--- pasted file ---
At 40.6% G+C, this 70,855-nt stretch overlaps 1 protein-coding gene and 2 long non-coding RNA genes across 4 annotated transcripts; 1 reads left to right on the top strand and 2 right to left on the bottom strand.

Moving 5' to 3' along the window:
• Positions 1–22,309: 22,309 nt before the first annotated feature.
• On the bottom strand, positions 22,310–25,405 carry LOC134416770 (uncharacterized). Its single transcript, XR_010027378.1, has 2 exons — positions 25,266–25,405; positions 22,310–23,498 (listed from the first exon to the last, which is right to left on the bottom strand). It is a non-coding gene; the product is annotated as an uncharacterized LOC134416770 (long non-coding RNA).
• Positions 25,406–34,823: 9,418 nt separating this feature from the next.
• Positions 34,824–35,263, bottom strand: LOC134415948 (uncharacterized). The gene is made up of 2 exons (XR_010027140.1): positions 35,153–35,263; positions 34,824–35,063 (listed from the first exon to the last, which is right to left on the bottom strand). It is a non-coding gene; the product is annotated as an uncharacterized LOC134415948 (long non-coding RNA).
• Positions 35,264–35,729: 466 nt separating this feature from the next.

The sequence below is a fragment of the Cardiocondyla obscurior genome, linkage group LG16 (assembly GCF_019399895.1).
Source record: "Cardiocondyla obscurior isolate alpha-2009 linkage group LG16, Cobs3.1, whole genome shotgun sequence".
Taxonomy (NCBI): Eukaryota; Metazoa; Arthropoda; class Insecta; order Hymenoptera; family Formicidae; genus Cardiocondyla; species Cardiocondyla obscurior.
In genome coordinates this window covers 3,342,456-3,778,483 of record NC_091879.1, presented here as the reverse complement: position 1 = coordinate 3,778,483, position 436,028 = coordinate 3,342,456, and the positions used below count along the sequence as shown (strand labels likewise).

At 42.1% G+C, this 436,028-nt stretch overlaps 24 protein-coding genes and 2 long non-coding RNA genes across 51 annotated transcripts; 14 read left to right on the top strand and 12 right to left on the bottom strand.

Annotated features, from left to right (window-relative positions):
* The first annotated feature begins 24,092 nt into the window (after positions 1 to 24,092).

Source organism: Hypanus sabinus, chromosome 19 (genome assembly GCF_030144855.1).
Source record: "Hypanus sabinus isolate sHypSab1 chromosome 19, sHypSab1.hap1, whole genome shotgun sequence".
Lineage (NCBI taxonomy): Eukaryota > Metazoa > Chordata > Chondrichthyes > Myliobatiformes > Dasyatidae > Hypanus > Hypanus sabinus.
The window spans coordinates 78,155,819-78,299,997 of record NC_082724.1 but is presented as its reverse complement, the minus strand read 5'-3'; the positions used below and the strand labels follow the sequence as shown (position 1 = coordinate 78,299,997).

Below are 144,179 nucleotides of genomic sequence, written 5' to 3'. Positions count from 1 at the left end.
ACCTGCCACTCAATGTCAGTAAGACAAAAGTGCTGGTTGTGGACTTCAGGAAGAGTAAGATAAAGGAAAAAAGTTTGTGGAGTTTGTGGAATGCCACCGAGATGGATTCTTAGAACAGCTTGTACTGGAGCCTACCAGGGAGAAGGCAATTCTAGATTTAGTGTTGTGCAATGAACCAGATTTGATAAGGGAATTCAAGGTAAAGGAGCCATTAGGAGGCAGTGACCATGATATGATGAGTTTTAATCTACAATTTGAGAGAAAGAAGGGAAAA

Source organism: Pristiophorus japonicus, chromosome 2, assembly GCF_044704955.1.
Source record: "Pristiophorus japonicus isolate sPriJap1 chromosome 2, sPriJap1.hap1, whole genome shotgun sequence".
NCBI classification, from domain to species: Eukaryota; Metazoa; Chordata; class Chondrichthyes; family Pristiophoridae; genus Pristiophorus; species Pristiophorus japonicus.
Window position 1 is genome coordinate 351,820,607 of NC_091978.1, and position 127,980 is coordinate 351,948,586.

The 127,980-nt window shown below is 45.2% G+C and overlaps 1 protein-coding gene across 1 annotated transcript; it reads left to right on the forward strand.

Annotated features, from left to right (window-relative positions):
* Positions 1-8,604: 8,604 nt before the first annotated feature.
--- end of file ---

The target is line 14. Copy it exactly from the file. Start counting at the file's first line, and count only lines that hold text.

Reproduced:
* The first annotated feature begins 24,092 nt into the window (after positions 1 to 24,092).